We have a security announcement mailing list and a history of all security advisories, as well as an RSS feed with the most recent security advisories. We strongly advise Drupal administrators to sign up for the list.

Drupal 7 and 6 include the built-in Update Status module (renamed to Update Manager in Drupal 7), which informs you about important updates to your modules and themes.

Bug reports

Both Drupal 7.x and 6.x are being maintained, so given enough bug fixes (not just bug reports) more maintenance releases will be made available, according to our monthly release cycle.

Changelog

Drupal 7.38 is a security release only. For more details, see the 7.38 release notes. A complete list of all changes in the stable 7.x branch can be found in the git commit log.

Drupal 6.36 is a security release only. For more details, see the 6.36 release notes. A complete list of all changes in the stable 6.x branch can be found in the git commit log.

Security vulnerabilities

Drupal 7.38 and 6.36 were released in response to the discovery of security vulnerabilities. Details can be found in the official security advisory:

To fix the security problem, please upgrade to either Drupal 7.38 or Drupal 6.36.

Known issues

None.

Front page news: Planet DrupalDrupal version: Drupal 6.xDrupal 7.x
Categories: News

Community Spotlight: Solomon Kitumba and Benjamin Lutaaya Kiyita

Drupal.org - 2015, June 2 - 23:01

For our June community spotlight, we’d like to highlight the efforts of two men in Uganda who are working hard to grow their local community and bring more university students into the Drupal fold. In 2014, the two were awarded a Community Cultivation Grant for their Uganda University Drupal Tour program, which will be discussed in today’s spotlight.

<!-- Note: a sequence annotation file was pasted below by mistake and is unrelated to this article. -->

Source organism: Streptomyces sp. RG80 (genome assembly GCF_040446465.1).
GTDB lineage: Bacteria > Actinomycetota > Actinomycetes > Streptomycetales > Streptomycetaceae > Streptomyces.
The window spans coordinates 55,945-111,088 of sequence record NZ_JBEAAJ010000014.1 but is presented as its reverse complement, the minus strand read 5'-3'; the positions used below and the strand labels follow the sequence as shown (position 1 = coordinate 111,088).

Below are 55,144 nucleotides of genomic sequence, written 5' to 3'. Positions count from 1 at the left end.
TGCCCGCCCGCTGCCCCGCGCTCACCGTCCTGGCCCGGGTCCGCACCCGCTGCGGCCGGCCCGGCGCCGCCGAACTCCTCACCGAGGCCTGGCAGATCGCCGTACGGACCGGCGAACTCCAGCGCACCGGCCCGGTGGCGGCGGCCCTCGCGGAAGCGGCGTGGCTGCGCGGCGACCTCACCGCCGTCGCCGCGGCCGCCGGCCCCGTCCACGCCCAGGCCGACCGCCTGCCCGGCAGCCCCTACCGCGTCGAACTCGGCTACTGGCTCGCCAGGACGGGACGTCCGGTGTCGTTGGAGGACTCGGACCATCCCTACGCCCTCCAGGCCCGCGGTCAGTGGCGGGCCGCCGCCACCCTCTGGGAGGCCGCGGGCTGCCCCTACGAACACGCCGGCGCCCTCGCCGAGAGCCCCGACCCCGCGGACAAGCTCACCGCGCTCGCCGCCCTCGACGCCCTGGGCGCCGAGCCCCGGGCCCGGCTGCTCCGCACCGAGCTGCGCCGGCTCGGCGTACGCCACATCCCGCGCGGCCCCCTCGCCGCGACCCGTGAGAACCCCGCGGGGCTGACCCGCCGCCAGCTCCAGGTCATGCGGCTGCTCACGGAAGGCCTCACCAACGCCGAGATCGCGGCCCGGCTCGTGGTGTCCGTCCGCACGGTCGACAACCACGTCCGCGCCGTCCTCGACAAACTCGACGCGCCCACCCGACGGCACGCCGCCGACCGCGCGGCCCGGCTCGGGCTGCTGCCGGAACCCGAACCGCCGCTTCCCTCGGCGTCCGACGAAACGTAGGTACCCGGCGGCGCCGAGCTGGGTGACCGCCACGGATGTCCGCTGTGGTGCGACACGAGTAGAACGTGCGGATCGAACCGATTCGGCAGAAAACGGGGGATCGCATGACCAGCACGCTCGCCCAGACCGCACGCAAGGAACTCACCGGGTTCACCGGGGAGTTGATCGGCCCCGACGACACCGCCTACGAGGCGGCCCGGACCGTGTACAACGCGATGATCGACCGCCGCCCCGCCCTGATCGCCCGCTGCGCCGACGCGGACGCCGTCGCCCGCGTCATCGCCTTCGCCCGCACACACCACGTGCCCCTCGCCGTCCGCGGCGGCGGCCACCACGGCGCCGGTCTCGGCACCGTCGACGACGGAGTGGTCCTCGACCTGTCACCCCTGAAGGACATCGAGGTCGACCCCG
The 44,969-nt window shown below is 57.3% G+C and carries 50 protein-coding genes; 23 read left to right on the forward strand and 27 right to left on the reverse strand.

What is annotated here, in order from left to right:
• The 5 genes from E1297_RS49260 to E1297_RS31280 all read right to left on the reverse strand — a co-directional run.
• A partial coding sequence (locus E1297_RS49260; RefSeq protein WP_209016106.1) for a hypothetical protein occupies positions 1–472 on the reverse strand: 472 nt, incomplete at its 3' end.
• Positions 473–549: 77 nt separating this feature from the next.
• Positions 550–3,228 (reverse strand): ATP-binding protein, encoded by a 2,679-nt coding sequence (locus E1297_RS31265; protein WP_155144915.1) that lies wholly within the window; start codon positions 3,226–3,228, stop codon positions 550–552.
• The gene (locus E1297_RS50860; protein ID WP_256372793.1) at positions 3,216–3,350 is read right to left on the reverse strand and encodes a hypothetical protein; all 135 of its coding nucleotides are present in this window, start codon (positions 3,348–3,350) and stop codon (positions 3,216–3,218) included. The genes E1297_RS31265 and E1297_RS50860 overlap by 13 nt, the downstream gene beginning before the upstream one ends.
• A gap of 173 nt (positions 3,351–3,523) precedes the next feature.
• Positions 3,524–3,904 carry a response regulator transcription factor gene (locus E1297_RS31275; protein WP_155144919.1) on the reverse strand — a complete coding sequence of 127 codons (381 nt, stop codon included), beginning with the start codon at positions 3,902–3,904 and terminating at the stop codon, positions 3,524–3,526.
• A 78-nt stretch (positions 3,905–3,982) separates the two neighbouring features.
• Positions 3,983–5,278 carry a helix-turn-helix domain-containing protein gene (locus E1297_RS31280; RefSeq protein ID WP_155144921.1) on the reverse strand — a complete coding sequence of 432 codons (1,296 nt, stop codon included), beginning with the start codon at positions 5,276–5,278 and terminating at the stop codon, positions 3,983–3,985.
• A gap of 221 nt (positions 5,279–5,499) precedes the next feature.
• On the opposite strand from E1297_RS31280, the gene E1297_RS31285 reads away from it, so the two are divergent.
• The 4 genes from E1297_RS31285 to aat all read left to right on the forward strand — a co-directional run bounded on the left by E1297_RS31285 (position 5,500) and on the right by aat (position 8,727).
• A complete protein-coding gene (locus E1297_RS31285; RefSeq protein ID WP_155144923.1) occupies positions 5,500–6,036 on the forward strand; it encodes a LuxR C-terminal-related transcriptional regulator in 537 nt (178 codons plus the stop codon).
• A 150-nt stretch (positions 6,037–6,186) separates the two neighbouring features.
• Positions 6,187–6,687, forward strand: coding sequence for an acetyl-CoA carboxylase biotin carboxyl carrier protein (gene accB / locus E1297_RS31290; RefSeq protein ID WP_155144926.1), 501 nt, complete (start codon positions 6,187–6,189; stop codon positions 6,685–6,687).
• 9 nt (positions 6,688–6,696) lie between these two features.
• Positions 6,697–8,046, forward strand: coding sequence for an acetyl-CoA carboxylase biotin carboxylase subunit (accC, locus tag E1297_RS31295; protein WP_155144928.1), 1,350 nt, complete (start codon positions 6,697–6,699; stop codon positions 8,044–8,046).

For close to three years, Solomon Kitumba(solomonkitumba) and Benjamin Lutaaya Kiyita(benjaminkyta) of Kampala, Uganda, have been working with Drupal. Solomon, a Drupal front end developer, owns Kyta Labs, a mobile and web app development company. Benjamin, a Drupal Dev Ops and UI/UX Developer, is active both in the local Drupal community and in the local Linux community as well. Both men share a fascination with open source, and encountered the same obstacles when learning Drupal — which led them to team up and forge a better path for other Ugandans.

Initially, both Solomon and Benjamin learned Drupal software through online tutorials found on Lynda.com and YouTube, and through free eBooks as well. One struggle that the two bumped up against — and still struggle with — is the lack of a physical space where their local community can come together to teach new Drupalers, learn from each other, and give each other support.

"One of the biggest challenges we have faced is a lack of collaborative space where drupalers can meet daily,” said Solomon.” In our city, there’s nowhere where we can work on solutions together and learn from each other. There are a couple of these places for mobile developers, but we lack one for web people in Kampala.

“We’ve used our Drupal careers to create a presence in the local tech industry,” said Solomon by email. “People know who to talk to if they want to discuss Drupal and getting paid to develop using Drupal. Initially, our local community was pretty inactive. There were a few people who knew how to use Drupal, but lacked the force and momentum to get good attendance at events and meetups. We’ve been working to attract more people, like site builders and module developers, and we’ve seen a lot of growth in our local community because of it."

And how have the two grown the Drupal community in Uganda?

“We started doing some outreach to use local universities as meeting spaces, but they’re so far from the main city that it became very costly. Getting together outside of the city means dealing with expenses like hotel fees, transportation costs, and a few other things, and those costs would put our projects at a standstill in times when we can’t afford it."